02 Sep 2020
6 min read
By Dr. Azim Malik
Specialist Periodontist and Implant Surgeon
Gum disease is like a battle between the bacteria in our mouth and the human body – or human immune system.
And in that war, you can lose gum and you can lose bone.
It’s a bit like hay fever and the way people respond to pollen. Everyone's different.
I go out and I might be okay.
If you go out, and if you’ve got hay fever, you’ll start sneezing and you’ll go red.
In the same way, different people respond differently to bacteria.
We can’t change the way a person is made – that's determined by genetics.
The only thing you have control over is your oral health routine.
So if someone has gum disease, their brushing may have to be better than mine because they have the disease and I don’t.
It's akin to two patients who are twin brothers.
One's got diabetes and the other one hasn't.
They both go to the GP and the GP says to the diabetic brother: “I think you should really cut down on your sugar.”
But he doesn’t say that to the other twin brother.
And that’s because one has got diabetes and the other one has not.
The cause of gum disease is primarily plaque and bacteria.
If you don't have that, or you have minimal amounts of that, then your body reacts less to that bacteria.
So that's the main cause.
And then there are exacerbating factors – or risk factors.
They include rheumatoid arthritis and other inflammatory disease.
But smoking is one of the biggest risk factors.
I don't like using the term gum disease because people think that it's only limited to the gum. In can involve the bone as well.
There are two main types of gum disease.
One is gingivitis, which is basically inflammation of the gums.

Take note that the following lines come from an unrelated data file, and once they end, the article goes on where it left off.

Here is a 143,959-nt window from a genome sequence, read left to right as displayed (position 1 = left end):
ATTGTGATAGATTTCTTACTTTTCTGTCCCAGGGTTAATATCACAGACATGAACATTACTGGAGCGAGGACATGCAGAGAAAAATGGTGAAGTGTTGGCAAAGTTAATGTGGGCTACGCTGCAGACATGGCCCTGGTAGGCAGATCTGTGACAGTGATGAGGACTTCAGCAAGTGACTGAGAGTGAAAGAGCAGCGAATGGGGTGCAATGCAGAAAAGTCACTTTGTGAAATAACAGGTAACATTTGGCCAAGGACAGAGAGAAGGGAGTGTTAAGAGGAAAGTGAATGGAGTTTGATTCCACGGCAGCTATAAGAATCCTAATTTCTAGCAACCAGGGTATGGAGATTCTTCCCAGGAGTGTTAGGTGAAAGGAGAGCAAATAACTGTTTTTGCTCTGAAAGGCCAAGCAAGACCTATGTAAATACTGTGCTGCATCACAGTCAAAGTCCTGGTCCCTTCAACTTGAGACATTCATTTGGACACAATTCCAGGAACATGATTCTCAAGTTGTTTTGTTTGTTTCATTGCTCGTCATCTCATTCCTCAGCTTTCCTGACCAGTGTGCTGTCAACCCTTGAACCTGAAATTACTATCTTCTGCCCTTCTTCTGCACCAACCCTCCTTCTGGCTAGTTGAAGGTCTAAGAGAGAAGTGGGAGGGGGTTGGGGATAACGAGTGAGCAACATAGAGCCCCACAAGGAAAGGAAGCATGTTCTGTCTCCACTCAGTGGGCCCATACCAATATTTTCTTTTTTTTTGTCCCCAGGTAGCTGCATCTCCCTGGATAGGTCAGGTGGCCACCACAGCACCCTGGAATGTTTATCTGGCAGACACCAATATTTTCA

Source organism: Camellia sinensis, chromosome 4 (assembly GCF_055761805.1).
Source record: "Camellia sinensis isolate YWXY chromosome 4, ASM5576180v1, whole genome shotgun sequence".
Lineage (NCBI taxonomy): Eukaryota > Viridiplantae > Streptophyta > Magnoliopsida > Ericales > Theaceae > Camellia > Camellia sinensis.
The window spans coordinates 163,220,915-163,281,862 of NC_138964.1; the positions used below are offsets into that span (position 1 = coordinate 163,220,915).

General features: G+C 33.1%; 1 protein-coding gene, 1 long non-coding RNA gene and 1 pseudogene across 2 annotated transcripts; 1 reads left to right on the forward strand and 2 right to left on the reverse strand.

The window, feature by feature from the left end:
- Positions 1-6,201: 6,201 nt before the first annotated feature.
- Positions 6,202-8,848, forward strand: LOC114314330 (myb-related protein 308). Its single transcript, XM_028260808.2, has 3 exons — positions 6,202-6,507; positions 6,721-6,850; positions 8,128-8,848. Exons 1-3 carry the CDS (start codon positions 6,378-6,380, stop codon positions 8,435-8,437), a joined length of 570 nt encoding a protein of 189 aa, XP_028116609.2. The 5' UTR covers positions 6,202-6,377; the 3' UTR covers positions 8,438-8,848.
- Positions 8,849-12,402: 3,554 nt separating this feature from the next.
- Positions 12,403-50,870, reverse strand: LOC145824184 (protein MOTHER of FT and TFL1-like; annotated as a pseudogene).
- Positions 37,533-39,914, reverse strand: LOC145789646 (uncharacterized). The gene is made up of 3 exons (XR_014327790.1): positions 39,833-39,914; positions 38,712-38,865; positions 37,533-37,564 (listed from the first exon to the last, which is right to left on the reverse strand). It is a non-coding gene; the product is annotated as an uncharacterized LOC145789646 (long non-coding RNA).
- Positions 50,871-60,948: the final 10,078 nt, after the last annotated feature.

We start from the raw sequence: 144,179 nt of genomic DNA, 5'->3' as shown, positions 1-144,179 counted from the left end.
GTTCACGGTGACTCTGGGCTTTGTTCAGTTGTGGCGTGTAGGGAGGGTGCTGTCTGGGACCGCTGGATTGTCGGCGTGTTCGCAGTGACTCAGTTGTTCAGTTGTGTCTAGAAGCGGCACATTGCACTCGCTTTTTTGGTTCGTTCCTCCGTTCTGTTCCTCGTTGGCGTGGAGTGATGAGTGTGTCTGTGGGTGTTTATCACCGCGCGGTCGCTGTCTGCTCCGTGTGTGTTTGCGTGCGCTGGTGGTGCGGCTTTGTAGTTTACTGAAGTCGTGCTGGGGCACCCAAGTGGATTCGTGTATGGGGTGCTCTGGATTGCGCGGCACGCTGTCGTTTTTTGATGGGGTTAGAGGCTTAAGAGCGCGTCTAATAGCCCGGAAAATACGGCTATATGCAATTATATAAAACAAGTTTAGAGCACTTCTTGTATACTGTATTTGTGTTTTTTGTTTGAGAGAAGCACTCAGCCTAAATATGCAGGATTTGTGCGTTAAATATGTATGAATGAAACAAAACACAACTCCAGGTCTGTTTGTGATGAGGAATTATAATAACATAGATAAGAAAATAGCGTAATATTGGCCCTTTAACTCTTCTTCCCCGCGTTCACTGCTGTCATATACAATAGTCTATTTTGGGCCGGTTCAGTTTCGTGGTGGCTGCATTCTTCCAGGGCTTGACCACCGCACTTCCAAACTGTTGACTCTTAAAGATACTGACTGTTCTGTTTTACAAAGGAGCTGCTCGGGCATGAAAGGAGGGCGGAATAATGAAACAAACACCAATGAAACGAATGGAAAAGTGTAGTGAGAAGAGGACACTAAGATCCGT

Gingivitis is reversible.
So if you brush well you could probably reverse it.
Periodontitis is when gingivitis progresses even more to now affect the bone.
So first it’s limited to the gums, now it goes to the bone.
“Peri” means around the tooth, “odont” means the tooth and “it is” is the term for inflammation.
Periodontitis is basically inflammation around the tooth.
In approximately 15%-25% of the population, gingivitis progresses periodontitis.
In the rest of the population, it remains at just gingivitis.
Periodontitis is irreversible because it involves disillusion, pretty much, of the bone.
And then you have severities of gum disease so it could be generalised, which means you have it in greater than 30% of your teeth.
Or it could be localised, which means have it in less than 30% of your mouth.
And it is staged from one to four, one being mild and four being pretty advanced and almost terminal.
Periodontal disease is irreversible.
Gingivitis is reversible, periodontitis is irreversible.
You cannot get rid of periodontitis – you will always have it. It can only be stabilised.
It’s like diabetes.
We can't get rid of it but we can stabilise it and stop it from getting any worse.
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